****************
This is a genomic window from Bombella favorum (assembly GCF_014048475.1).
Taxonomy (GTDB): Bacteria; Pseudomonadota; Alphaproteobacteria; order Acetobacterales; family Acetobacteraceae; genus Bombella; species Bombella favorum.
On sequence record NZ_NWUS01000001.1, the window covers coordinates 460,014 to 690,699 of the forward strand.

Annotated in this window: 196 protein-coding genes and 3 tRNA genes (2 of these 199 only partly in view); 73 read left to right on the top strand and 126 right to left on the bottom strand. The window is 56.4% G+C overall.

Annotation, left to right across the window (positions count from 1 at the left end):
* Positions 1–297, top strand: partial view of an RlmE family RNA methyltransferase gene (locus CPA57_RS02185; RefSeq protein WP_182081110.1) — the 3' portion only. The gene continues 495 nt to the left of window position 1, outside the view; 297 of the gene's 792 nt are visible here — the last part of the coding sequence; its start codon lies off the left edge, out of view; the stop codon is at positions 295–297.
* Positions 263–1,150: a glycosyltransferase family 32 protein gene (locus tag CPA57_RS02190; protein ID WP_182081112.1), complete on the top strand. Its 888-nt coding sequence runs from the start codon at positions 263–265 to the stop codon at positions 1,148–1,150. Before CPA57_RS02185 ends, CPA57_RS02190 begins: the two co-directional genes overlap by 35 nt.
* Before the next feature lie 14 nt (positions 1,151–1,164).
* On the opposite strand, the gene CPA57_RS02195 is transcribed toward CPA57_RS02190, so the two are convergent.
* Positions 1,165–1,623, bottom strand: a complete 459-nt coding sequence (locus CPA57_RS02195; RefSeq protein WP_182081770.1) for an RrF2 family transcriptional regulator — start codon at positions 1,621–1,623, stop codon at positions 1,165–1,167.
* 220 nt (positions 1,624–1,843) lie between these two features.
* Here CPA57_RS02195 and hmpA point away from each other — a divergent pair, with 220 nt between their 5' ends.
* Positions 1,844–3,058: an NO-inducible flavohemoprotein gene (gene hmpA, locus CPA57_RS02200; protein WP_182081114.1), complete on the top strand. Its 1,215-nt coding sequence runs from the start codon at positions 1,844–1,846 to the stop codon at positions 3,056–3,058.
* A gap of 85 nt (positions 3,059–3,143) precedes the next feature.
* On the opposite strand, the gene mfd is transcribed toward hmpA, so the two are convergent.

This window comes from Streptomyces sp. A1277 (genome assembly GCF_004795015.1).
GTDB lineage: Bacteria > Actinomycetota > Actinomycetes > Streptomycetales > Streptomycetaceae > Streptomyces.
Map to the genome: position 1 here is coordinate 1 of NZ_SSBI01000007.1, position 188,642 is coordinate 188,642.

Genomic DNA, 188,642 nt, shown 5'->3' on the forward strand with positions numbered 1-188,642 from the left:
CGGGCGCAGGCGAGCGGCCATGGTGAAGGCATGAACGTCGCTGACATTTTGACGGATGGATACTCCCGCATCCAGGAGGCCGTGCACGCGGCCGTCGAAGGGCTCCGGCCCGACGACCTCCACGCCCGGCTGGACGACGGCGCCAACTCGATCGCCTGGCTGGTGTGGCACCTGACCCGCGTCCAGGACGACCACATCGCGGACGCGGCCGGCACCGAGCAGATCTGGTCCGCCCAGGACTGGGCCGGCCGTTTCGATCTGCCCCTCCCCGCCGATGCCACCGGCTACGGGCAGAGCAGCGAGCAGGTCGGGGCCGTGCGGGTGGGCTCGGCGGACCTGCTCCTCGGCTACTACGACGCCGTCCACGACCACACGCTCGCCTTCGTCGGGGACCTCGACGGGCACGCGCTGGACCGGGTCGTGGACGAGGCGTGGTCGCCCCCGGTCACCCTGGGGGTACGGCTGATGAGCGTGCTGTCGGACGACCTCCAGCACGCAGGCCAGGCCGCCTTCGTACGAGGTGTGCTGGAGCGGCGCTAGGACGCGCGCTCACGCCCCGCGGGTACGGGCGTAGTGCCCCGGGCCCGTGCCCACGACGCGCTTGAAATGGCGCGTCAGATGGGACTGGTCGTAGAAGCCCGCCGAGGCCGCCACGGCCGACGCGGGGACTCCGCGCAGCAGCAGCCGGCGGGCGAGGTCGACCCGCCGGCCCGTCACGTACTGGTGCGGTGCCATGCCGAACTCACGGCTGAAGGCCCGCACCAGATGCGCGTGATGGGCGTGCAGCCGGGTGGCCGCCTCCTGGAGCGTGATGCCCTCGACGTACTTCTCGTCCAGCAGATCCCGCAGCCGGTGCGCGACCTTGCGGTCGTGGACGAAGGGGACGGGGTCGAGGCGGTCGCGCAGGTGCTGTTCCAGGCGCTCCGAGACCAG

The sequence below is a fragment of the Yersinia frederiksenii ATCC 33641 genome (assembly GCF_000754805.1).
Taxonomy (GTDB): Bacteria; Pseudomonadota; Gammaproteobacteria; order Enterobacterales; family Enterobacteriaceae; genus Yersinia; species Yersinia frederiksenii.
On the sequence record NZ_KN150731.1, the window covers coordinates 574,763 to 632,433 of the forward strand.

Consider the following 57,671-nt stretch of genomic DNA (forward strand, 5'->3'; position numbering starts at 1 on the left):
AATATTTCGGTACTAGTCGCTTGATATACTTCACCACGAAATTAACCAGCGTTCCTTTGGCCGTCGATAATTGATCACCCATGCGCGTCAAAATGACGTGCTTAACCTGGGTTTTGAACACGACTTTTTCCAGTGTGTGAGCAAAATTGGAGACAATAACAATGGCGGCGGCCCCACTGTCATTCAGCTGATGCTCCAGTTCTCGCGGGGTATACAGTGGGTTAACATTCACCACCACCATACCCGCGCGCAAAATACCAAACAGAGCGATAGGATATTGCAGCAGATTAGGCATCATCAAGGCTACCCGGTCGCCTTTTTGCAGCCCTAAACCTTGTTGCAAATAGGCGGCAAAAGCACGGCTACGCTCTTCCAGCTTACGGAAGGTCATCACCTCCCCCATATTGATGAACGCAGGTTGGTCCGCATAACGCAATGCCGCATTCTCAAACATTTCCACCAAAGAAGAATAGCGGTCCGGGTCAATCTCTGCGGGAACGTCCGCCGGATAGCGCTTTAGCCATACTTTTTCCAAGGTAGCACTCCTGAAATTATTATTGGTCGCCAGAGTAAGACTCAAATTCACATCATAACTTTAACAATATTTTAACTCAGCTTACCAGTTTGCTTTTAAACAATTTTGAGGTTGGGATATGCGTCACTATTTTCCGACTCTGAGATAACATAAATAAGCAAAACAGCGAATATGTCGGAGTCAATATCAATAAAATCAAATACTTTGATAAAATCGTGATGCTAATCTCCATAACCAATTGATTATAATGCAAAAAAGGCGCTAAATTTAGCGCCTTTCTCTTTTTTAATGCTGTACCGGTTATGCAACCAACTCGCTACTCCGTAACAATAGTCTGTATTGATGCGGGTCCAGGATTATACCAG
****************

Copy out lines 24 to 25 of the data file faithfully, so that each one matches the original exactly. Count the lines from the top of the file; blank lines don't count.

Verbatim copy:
Consider the following 57,671-nt stretch of genomic DNA (forward strand, 5'->3'; position numbering starts at 1 on the left):
AATATTTCGGTACTAGTCGCTTGATATACTTCACCACGAAATTAACCAGCGTTCCTTTGGCCGTCGATAATTGATCACCCATGCGCGTCAAAATGACGTGCTTAACCTGGGTTTTGAACACGACTTTTTCCAGTGTGTGAGCAAAATTGGAGACAATAACAATGGCGGCGGCCCCACTGTCATTCAGCTGATGCTCCAGTTCTCGCGGGGTATACAGTGGGTTAACATTCACCACCACCATACCCGCGCGCAAAATACCAAACAGAGCGATAGGATATTGCAGCAGATTAGGCATCATCAAGGCTACCCGGTCGCCTTTTTGCAGCCCTAAACCTTGTTGCAAATAGGCGGCAAAAGCACGGCTACGCTCTTCCAGCTTACGGAAGGTCATCACCTCCCCCATATTGATGAACGCAGGTTGGTCCGCATAACGCAATGCCGCATTCTCAAACATTTCCACCAAAGAAGAATAGCGGTCCGGGTCAATCTCTGCGGGAACGTCCGCCGGATAGCGCTTTAGCCATACTTTTTCCAAGGTAGCACTCCTGAAATTATTATTGGTCGCCAGAGTAAGACTCAAATTCACATCATAACTTTAACAATATTTTAACTCAGCTTACCAGTTTGCTTTTAAACAATTTTGAGGTTGGGATATGCGTCACTATTTTCCGACTCTGAGATAACATAAATAAGCAAAACAGCGAATATGTCGGAGTCAATATCAATAAAATCAAATACTTTGATAAAATCGTGATGCTAATCTCCATAACCAATTGATTATAATGCAAAAAAGGCGCTAAATTTAGCGCCTTTCTCTTTTTTAATGCTGTACCGGTTATGCAACCAACTCGCTACTCCGTAACAATAGTCTGTATTGATGCGGGTCCAGGATTATACCAG